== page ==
6. Bodily-Kinesthetic Intelligence (“Body Smart”)

Bodily kinesthetic intelligence is the capacity to manipulate objects and use a variety of physical skills.  This intelligence also involves a sense of timing and the perfection of skills through mind–body union.  Athletes, dancers, surgeons, and craftspeople exhibit well-developed bodily kinesthetic intelligence.

7. Linguistic Intelligence (Word Smart)

Linguistic intelligence is the ability to think in words and to use language to express and appreciate complex meanings.  Linguistic intelligence allows us to understand the order and meaning of words and to apply meta-linguistic skills to reflect on our use of language.  Linguistic intelligence is the most widely shared human competence and is evident in poets, novelists, journalists, and effective public speakers.  Young adults with this kind of intelligence enjoy writing, reading, telling stories or doing crossword puzzles.

8. Intra-personal Intelligence (Self Smart”)

Intra-personal intelligence is the capacity to understand oneself and one’s thoughts and feelings, and to use such knowledge in planning and directioning one’s life.  Intra-personal intelligence involves not only an appreciation of the self, but also of the human condition.  It is evident in psychologist, spiritual leaders, and philosophers.  These young adults may be shy.  They are very aware of their own feelings and are self-motivated.

9. Spatial Intelligence (“Picture Smart”)

Spatial intelligence is the ability to think in three dimensions.  Core capacities include mental imagery, spatial reasoning, image manipulation, graphic and artistic skills, and an active imagination.  Sailors, pilots, sculptors, painters, and architects all exhibit spatial intelligence.  Young adults with this kind of intelligence may be fascinated with mazes or jigsaw puzzles, or spend free time drawing or daydreaming.

From: Overview of the Multiple Intelligences Theory.  Association for Supervision and Curriculum Development and Thomas
So, what's the deal with the apron? I just returned the apron I borrowed for my job after 2 weeks I quit the job, I got sick for 3 days after I'd been working for 6 days, so I decided to quit afterward, especially after experiencing that I had a hard time praying. I don't have the aptitude to do the job, lack of intelligence I guess, and I do feel a bit frustrated to fail the job,  I lost my will, and I felt hopeless back then, but there is no use being frustrated all the time, it doesn't make the magic. It does make me write this article, by the way.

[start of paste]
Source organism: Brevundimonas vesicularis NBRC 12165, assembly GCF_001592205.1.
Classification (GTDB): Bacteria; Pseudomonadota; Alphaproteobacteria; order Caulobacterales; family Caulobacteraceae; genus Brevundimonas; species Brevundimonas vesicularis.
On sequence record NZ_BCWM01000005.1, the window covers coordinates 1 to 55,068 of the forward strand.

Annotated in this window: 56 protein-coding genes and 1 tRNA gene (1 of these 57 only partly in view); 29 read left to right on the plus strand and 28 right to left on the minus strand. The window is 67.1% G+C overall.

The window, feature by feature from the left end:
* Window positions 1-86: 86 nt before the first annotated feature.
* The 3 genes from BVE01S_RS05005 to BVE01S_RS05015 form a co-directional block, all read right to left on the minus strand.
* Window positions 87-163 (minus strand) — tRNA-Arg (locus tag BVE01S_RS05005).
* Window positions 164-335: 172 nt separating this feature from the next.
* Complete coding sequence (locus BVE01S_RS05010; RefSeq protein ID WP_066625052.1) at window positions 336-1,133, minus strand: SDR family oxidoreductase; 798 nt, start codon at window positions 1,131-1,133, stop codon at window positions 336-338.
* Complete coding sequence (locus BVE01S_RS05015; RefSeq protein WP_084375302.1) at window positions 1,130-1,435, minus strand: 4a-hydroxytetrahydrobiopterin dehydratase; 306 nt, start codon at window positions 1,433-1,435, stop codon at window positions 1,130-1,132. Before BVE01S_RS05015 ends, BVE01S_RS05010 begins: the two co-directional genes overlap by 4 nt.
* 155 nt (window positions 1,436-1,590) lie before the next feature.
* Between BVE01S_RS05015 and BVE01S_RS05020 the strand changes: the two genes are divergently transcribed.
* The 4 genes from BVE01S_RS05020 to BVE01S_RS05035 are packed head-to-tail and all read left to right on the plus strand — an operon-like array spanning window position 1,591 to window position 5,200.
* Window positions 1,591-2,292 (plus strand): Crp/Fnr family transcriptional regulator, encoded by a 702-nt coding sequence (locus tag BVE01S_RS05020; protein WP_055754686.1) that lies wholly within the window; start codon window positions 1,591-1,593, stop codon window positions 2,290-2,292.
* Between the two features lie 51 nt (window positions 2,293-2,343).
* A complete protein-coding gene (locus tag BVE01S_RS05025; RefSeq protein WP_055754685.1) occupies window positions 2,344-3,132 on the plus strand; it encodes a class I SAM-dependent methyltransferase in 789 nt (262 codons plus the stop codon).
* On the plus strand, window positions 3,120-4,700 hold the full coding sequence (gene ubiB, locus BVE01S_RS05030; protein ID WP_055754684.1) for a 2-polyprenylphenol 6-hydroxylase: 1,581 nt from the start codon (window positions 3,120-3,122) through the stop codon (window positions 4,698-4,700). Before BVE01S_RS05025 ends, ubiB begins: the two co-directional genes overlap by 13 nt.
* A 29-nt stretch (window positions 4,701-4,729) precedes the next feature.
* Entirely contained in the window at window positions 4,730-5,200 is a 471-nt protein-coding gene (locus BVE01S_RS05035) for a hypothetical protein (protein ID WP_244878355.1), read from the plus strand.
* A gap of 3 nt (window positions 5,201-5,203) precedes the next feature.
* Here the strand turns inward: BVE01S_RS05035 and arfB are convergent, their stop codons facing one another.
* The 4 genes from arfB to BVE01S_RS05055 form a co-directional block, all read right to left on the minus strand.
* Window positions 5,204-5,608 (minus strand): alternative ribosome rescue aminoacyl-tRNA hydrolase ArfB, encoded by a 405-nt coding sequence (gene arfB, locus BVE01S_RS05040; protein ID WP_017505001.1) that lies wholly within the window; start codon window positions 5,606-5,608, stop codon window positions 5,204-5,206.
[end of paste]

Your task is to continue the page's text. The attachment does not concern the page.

The Dalai Lama, when asked what surprised him most about humanity, answered "Man.... Because he sacrifices his health in order to make money. Then he sacrifices money to recuperate his health. And then he is so anxious about the future that he does not enjoy the present; the result being that he does not live in the present or the future; he lives as if he is never going to die, and then dies having never really lived."
Dalai Lama could be right, and it doesn't mean he couldn't be wrong, every action taken by man is probably due to experience, and Dalai Lama could have experienced something different than what we have been experiencing, I couldn't argue with Dalai Lama in this matter, though.

Hey, one could make wrong decisions, but it doesn't mean that trying would be unworthy anymore, and there is nothing wrong if one could be happy enough as a cleaner or director. Perhaps, when you think about a successful director, you shouldn't be forgetting about a successful cleaner, they make big company too.
Finally, here are tips for all of us, retention could be better than being fast at learning; practice what you learn; associate new lessons with our previous lessons; let our senses involved e.g. visual i.e. our brain memorises images more easily than words; repetition might be necessary; continue on asking why and why, and then 'how' until it turns 'what'; mind mapping; mnemonics; involves in discussion, online or offline e.g. Quora; etc. 

For muslims out there;

The Prophet said: "Knowledge from which no benefit is derived is like a treasure out of which nothing is spent in the cause of God." - Al-Tirmidhi, Hadith 108

The Prophet Muhammad (peace be upon him) said: "If anyone travels on a road in search of knowledge, God will cause him to travel on one of the roads of Paradise. The angels will lower their wings in their great pleasure with one who seeks knowledge. The inhabitants of the heavens and the Earth and (even) the fish in the deep waters will ask forgiveness for the learned man. The superiority of the learned over the devout is like that of the moon, on the night when it is full, over the rest of the stars. The learned are the heirs of the Prophets, and the Prophets leave (no monetary inheritance), they leave only knowledge, and he who takes it takes an abundant portion. - Sunan of Abu-Dawood, Hadith 1631

An Article by Azizi NET